Demand More From Politicians

It’s all fine and dandy that so much of the current political climate centers around issues like which presidential candidates get their money from where. But let’s not forget that if we don’t decide what to do about climate change or the eventual rise of human genome editing, none of that is going to matter. There are plenty of polls out there showing voters want to see more debate around scientific issues, and signing petitions like this one is a simple contribution towards making this happen. If you’re really feeling motivated, consider writing about these issues to politicians that represent your area. And most importantly (and I shouldn’t have to tell you this), vote.

If You’re A Scientist (or anyone working in a STEM field) , Get Out of the Lab and Into the World

This one is obviously geared towards those of you who studied or are studying science, although it’s probably a safe bet that that’s most of the people reading this. Adam Frank makes the point that formal scientific training includes next to nothing in the way of teaching scientists to communicate their work to wide audiences and thinking critically about the social and cultural impacts of their work. If you’re involved in STEM, find time to step away from the bench and tell people what you do. Get involved in science writing or start a blog. Give public lectures. Share your research with friends and family. Blur the line between science and art. Hell, get involved in politics. We need scientists working in science policy now more than ever.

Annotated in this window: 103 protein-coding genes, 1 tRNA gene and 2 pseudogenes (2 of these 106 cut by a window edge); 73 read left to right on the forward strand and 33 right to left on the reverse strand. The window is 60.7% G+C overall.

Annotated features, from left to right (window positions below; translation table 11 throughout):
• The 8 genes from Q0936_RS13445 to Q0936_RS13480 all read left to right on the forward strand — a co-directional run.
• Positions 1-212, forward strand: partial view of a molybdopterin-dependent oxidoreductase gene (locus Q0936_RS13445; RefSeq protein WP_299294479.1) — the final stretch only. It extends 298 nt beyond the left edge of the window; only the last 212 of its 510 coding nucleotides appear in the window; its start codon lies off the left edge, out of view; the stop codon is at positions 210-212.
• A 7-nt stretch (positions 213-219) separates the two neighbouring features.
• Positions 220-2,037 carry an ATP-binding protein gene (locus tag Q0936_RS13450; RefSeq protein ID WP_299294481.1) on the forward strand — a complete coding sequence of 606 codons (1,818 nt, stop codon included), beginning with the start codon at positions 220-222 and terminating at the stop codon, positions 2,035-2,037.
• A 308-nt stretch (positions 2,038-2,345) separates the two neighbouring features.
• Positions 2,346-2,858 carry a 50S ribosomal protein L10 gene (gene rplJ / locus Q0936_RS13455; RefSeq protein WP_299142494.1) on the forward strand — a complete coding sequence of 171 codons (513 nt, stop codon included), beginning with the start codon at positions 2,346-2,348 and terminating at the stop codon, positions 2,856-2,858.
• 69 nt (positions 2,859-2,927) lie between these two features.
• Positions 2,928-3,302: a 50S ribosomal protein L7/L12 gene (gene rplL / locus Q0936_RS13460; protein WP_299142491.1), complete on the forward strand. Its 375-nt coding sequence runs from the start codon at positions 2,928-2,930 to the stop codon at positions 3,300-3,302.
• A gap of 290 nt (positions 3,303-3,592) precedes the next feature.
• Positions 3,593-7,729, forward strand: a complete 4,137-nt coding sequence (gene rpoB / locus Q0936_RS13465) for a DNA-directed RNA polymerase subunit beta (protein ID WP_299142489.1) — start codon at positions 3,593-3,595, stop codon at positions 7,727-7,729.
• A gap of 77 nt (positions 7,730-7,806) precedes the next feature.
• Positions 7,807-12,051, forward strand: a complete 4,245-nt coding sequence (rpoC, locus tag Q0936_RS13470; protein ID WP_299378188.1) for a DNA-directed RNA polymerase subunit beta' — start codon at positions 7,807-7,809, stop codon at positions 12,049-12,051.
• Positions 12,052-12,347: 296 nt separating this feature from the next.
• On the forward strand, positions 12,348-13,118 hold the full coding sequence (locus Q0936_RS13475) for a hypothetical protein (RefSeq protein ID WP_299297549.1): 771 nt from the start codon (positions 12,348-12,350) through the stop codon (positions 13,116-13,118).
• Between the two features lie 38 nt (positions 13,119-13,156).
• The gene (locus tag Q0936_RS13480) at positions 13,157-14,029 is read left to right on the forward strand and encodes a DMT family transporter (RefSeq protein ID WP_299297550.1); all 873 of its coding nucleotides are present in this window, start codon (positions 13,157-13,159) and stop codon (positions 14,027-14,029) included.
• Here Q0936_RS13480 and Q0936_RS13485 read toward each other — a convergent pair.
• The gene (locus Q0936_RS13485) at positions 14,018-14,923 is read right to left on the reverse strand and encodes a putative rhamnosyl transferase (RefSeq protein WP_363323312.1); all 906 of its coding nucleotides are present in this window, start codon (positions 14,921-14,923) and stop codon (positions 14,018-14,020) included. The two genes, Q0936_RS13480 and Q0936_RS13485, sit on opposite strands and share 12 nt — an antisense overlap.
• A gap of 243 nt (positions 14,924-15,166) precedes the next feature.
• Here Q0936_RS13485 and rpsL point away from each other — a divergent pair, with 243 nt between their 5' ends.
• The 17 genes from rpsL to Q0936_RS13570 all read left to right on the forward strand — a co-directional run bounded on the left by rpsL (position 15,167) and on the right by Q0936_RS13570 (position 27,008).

Take Your Science Education Into Your Own Hands

Contrary to popular belief, you don’t need to be a genius to understand what’s going on in the science world (I’m definitely not). Taking free, entry-level science courses on Coursera or MIT OpenCourseWare are great ways to enhance your basic understanding of topics you care about. Also, chances are good that someone in your immediate circle of friends and family understands more about science than you do. Don’t be afraid to ask them questions.